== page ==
Study authors Dalial Freitak, David Heckel and Heiko Vogel from the Max Planck Institute for Chemical Ecology in Jena, Germany along with Christopher Wheat from the University of Helsinki, Finland, deliberately fed insects with non-infectious microorganisms.
The researchers watched to see how the herbivorous insect, the cabbage semilooper Trichoplusia ni (Lepidoptera), detected and responded to a diet laced with nonpathogenic, non-infectious bacteria. In most studies to date, lab reared insects have been injected with bacterial strains, whereas in nature the insects’ main exposure would be from eating plants.
The larvae were reared on diets with or without an added helping of Escherichia coli and Micrococcus luteus bacteria. In the bacteria-fed larvae, general antibacterial activity was enhanced, although the activity of one key enzyme related to immune response - phenoloxidase - was inhibited. Among the eight proteins highly expressed in the hemolymph of the bacteria-fed larvae were the immune-response-related proteins arylphorin, apolipophorin III and gloverin. Significantly, the pupation time and pupal mass of bacteria-fed larvae was negatively affected by their unhealthy diet.
The authors conclude that even non-pathogenic bacteria in food can trigger an immune response in insects with significant effects. “Trichoplusia ni larvae are able to detect and respond to environmental microbes encountered in the diet, possibly even using midgut epithelial tissue as a sensing organ,” says Vogel. Although this reaction to microbes comes at a price, it may be offering protection from serious infection. “These results show that microbial communities on food plants represent a dynamic and unstudied part of the coevolutionary interactions between plants and their insect herbivores,” he adds.
Charlotte Webber | alfa
Russian scientists show changes in the erythrocyte nanostructure under stress
22.02.2019 | Lobachevsky University
How the intestinal fungus Candida albicans shapes our immune system
22.02.2019 | Exzellenzcluster Präzisionsmedizin für chronische Entzündungserkrankungen
An international research team including astronomers from the Max Planck Institute for Radio Astronomy in Bonn, Germany, has combined radio telescopes from five continents to prove the existence of a narrow stream of material, a so-called jet, emerging from the only gravitational wave event involving two neutron stars observed so far. With its high sensitivity and excellent performance, the 100-m radio telescope in Effelsberg played an important role in the observations.
In August 2017, two neutron stars were observed colliding, producing gravitational waves that were detected by the American LIGO and European Virgo detectors....
Up to now, OLEDs have been used exclusively as a novel lighting technology for use in luminaires and lamps. However, flexible organic technology can offer much more: as an active lighting surface, it can be combined with a wide variety of materials, not just to modify but to revolutionize the functionality and design of countless existing products. To exemplify this, the Fraunhofer FEP together with the company EMDE development of light GmbH will be presenting hybrid flexible OLEDs integrated into textile designs within the EU-funded project PI-SCALE for the first time at LOPEC (March 19-21, 2019 in Munich, Germany) as examples of some of the many possible applications.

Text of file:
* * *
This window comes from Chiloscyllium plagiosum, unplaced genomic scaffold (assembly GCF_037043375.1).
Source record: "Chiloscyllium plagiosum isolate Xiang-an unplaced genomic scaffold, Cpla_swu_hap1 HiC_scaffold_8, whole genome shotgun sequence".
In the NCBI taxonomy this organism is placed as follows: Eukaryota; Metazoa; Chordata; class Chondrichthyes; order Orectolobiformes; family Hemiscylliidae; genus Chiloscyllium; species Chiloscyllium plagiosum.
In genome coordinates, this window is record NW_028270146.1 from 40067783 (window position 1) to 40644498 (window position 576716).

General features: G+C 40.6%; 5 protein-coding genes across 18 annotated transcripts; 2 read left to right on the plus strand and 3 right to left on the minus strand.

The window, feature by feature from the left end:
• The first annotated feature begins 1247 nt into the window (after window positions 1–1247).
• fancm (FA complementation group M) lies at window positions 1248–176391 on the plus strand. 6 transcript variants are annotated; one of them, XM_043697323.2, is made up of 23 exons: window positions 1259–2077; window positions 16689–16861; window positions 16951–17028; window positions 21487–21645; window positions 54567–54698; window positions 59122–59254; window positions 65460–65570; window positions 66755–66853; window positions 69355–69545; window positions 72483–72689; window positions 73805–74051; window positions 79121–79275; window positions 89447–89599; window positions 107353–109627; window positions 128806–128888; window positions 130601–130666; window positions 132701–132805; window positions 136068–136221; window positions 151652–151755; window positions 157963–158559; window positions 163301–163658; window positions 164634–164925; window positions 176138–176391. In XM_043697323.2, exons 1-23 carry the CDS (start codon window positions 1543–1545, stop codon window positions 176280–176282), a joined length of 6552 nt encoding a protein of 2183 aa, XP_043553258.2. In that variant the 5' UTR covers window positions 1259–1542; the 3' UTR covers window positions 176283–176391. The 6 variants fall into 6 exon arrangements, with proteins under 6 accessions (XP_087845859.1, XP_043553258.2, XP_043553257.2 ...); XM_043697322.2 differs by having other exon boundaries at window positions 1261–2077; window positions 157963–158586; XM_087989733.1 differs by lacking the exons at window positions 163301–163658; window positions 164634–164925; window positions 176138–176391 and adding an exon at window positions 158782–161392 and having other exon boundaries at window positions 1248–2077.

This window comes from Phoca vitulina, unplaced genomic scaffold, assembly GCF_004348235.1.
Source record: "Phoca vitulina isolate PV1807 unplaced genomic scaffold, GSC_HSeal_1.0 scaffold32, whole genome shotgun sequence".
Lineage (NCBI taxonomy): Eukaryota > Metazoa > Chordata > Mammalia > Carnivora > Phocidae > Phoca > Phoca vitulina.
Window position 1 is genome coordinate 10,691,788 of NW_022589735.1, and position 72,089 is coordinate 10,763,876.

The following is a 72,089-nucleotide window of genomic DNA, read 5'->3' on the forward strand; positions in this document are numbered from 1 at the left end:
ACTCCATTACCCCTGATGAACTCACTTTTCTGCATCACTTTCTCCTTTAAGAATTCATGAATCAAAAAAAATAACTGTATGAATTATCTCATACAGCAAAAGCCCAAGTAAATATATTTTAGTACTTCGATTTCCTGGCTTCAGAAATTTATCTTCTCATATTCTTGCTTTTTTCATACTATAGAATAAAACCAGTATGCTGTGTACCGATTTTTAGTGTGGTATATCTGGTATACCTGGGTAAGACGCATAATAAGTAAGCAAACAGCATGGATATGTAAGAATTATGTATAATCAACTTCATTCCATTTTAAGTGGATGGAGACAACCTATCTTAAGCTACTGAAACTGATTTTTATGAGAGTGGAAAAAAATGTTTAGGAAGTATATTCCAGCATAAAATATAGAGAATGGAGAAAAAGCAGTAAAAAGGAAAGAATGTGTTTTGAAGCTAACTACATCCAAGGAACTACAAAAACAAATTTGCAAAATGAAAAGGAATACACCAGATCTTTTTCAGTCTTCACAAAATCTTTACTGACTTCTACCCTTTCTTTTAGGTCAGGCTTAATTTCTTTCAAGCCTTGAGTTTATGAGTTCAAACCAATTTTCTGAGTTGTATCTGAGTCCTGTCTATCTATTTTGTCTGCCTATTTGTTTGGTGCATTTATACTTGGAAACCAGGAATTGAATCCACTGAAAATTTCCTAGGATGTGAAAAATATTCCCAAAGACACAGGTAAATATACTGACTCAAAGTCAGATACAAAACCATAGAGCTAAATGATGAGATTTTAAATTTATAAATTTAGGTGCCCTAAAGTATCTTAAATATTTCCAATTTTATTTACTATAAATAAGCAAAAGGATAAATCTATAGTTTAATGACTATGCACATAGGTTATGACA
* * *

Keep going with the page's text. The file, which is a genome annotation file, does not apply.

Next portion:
The Fraunhofer FEP, a provider of research and development services in the field of organic electronics, has long been involved in the development of...
For the first time, an international team of scientists based in Regensburg, Germany, has recorded the orbitals of single molecules in different charge states in a novel type of microscopy. The research findings are published under the title “Mapping orbital changes upon electron transfer with tunneling microscopy on insulators” in the prestigious journal “Nature”.
The building blocks of matter surrounding us are atoms and molecules. The properties of that matter, however, are often not set by these building blocks...
Scientists at the University of Konstanz identify fierce competition between the human immune system and bacterial pathogens
Cell biologists from the University of Konstanz shed light on a recent evolutionary process in the human immune system and publish their findings in the...
Laser physicists have taken snapshots of carbon molecules C₆₀ showing how they transform in intense infrared light
When carbon molecules C₆₀ are exposed to an intense infrared light, they change their ball-like structure to a more elongated version. This has now been...
11.02.2019 | Event News
30.01.2019 | Event News
16.01.2019 | Event News
22.02.2019 | Physics and Astronomy
22.02.2019 | Materials Sciences
22.02.2019 | Life Sciences